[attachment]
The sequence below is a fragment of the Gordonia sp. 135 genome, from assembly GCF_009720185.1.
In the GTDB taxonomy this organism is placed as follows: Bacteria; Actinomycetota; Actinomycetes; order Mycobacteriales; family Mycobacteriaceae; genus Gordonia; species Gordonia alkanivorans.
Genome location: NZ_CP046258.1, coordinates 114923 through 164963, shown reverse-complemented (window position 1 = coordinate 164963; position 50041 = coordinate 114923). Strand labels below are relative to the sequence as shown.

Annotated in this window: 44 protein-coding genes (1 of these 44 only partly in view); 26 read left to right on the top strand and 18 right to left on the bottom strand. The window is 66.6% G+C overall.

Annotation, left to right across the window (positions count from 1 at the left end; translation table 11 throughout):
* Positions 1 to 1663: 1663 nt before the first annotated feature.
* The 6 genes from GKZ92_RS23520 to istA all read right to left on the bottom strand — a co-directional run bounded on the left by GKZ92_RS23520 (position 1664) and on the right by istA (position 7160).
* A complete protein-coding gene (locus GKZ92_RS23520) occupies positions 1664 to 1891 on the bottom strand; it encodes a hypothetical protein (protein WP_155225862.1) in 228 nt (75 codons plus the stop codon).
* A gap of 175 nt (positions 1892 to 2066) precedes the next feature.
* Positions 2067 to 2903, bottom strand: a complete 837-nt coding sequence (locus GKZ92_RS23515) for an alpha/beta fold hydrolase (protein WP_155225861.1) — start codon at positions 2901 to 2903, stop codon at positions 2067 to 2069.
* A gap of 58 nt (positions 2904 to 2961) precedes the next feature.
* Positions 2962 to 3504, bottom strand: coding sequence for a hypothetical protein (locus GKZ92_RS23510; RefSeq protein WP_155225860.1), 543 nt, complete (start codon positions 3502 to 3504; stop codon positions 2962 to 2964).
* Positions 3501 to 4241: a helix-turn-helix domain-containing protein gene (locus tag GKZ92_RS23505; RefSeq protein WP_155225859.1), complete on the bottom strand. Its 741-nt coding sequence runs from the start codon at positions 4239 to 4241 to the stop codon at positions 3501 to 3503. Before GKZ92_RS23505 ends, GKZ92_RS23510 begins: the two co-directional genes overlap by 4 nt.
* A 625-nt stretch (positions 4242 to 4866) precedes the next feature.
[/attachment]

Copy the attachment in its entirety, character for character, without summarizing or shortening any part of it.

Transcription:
The sequence below is a fragment of the Gordonia sp. 135 genome, from assembly GCF_009720185.1.
In the GTDB taxonomy this organism is placed as follows: Bacteria; Actinomycetota; Actinomycetes; order Mycobacteriales; family Mycobacteriaceae; genus Gordonia; species Gordonia alkanivorans.
Genome location: NZ_CP046258.1, coordinates 114923 through 164963, shown reverse-complemented (window position 1 = coordinate 164963; position 50041 = coordinate 114923). Strand labels below are relative to the sequence as shown.

Annotated in this window: 44 protein-coding genes (1 of these 44 only partly in view); 26 read left to right on the top strand and 18 right to left on the bottom strand. The window is 66.6% G+C overall.

Annotation, left to right across the window (positions count from 1 at the left end; translation table 11 throughout):
* Positions 1 to 1663: 1663 nt before the first annotated feature.
* The 6 genes from GKZ92_RS23520 to istA all read right to left on the bottom strand — a co-directional run bounded on the left by GKZ92_RS23520 (position 1664) and on the right by istA (position 7160).
* A complete protein-coding gene (locus GKZ92_RS23520) occupies positions 1664 to 1891 on the bottom strand; it encodes a hypothetical protein (protein WP_155225862.1) in 228 nt (75 codons plus the stop codon).
* A gap of 175 nt (positions 1892 to 2066) precedes the next feature.
* Positions 2067 to 2903, bottom strand: a complete 837-nt coding sequence (locus GKZ92_RS23515) for an alpha/beta fold hydrolase (protein WP_155225861.1) — start codon at positions 2901 to 2903, stop codon at positions 2067 to 2069.
* A gap of 58 nt (positions 2904 to 2961) precedes the next feature.
* Positions 2962 to 3504, bottom strand: coding sequence for a hypothetical protein (locus GKZ92_RS23510; RefSeq protein WP_155225860.1), 543 nt, complete (start codon positions 3502 to 3504; stop codon positions 2962 to 2964).
* Positions 3501 to 4241: a helix-turn-helix domain-containing protein gene (locus tag GKZ92_RS23505; RefSeq protein WP_155225859.1), complete on the bottom strand. Its 741-nt coding sequence runs from the start codon at positions 4239 to 4241 to the stop codon at positions 3501 to 3503. Before GKZ92_RS23505 ends, GKZ92_RS23510 begins: the two co-directional genes overlap by 4 nt.
* A 625-nt stretch (positions 4242 to 4866) precedes the next feature.